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Take the final as an example. Much discussion pre-match focused on whether the Frenchman would prefer Isco or Gareth Bale in the starting XI. This was heightened in the British media due to the connection with the Welsh winger, and the romantic idea of the 27-year-old lifting club football’s’ most prestigious trophy in his hometown.

Zidane proved capable of making the right call from a tactical perspective, as Isco proved pivotal whilst on the pitch. He was vindicated further by choosing to start Daniel Carvajal. The full-back had missed the previous month through injury but was key to suppressing Juventus in the second half. Most importantly, these decisions were made without damaging squad morale ahead of the season’s biggest game; no player appeared disgruntled on the bench or when substituted.

Crucially, Madrid’s Galactico manager used half-time to completely overturn his side’s fortunes. The first 45 minutes had been tight but Juventus looked the better team. Aside from some deflective good fortune to take the lead after an hour, Los Blancos deserved everything they got.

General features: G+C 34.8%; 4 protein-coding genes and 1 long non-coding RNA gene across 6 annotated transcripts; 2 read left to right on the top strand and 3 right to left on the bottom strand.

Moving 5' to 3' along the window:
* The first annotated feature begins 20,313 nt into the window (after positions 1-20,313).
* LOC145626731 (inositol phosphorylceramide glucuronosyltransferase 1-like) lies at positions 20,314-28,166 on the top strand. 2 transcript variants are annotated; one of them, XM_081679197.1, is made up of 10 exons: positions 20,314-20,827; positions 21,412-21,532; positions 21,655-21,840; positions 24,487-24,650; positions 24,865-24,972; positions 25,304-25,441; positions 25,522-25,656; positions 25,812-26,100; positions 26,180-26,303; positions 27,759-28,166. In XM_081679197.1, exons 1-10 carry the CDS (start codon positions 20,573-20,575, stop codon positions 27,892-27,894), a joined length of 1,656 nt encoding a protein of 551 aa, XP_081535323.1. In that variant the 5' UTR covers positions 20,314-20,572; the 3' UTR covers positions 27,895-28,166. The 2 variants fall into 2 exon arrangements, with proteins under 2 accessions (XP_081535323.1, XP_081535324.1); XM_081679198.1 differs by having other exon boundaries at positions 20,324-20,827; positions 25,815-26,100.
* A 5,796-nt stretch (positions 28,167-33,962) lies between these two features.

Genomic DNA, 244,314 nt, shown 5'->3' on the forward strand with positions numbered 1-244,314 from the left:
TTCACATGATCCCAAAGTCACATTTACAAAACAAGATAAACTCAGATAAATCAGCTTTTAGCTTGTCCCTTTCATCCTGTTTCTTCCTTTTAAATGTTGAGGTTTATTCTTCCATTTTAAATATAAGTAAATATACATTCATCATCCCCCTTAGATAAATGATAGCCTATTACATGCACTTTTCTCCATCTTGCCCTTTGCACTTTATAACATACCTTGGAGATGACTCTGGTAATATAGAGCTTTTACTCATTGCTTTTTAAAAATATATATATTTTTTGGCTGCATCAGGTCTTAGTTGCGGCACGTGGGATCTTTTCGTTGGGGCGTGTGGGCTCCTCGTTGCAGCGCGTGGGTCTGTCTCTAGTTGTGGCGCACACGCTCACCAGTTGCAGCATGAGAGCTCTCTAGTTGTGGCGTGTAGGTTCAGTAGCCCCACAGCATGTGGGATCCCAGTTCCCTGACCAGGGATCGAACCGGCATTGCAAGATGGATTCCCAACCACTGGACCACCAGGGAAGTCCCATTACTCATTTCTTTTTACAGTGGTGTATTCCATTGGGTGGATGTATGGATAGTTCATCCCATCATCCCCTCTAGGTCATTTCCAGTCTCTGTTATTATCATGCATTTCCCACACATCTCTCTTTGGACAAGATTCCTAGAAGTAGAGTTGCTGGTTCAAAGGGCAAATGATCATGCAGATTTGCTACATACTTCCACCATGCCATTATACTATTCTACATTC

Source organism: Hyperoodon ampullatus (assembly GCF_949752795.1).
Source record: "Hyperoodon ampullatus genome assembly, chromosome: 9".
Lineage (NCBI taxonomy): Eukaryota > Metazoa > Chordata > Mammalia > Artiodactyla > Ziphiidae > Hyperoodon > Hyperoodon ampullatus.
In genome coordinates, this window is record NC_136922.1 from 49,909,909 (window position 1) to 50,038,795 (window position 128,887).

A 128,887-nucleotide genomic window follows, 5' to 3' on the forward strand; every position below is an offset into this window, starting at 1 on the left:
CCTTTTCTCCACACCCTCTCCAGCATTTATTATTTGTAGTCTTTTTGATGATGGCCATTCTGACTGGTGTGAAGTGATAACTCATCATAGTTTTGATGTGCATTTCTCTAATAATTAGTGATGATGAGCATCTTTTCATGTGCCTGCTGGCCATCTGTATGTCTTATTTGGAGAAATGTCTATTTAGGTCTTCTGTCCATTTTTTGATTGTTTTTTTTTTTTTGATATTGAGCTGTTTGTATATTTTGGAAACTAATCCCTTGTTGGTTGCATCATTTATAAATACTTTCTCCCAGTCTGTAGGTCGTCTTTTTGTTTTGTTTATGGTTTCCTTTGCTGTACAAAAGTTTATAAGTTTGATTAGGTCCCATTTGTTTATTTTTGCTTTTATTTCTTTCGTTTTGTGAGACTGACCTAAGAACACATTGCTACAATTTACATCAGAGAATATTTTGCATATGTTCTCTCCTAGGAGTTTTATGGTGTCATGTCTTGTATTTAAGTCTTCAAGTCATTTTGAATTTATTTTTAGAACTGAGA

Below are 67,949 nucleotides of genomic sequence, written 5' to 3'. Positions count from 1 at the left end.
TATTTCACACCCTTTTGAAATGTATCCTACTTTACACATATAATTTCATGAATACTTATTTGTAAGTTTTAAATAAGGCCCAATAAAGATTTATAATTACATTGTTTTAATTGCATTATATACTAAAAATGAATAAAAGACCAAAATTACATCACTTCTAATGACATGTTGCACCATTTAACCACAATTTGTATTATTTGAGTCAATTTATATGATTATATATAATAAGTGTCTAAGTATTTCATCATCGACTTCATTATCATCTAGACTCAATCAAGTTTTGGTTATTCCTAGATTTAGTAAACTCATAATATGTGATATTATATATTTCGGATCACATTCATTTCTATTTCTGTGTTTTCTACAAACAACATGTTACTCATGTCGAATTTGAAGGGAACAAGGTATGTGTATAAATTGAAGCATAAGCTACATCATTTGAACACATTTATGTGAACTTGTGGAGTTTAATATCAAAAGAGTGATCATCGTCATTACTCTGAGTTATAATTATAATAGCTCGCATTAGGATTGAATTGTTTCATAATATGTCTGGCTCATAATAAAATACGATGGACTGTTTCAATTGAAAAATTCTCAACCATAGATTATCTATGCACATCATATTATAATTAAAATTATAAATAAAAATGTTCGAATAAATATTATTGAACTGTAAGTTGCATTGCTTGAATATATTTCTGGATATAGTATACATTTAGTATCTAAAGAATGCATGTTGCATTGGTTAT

Juventus are widely, and rightfully, regarded as the best defensive outfit in Europe – they’re not exactly weak in attack either. Yet in the second half, Madrid nullified them completely. Paulo Dybala, who is influential so often, and Miralem Pjanic, a constant threat in the first period, were denied any opportunity on the ball, as Luka Modric and Toni Kroos resumed normal service by dominating the middle third.

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Aided by his side’s comfortable lead, Zidane was able to give Bale, Marco Asensio and Alvaro Morata a chance in the final – three more of the club’s key players rewarded for their efforts over the season.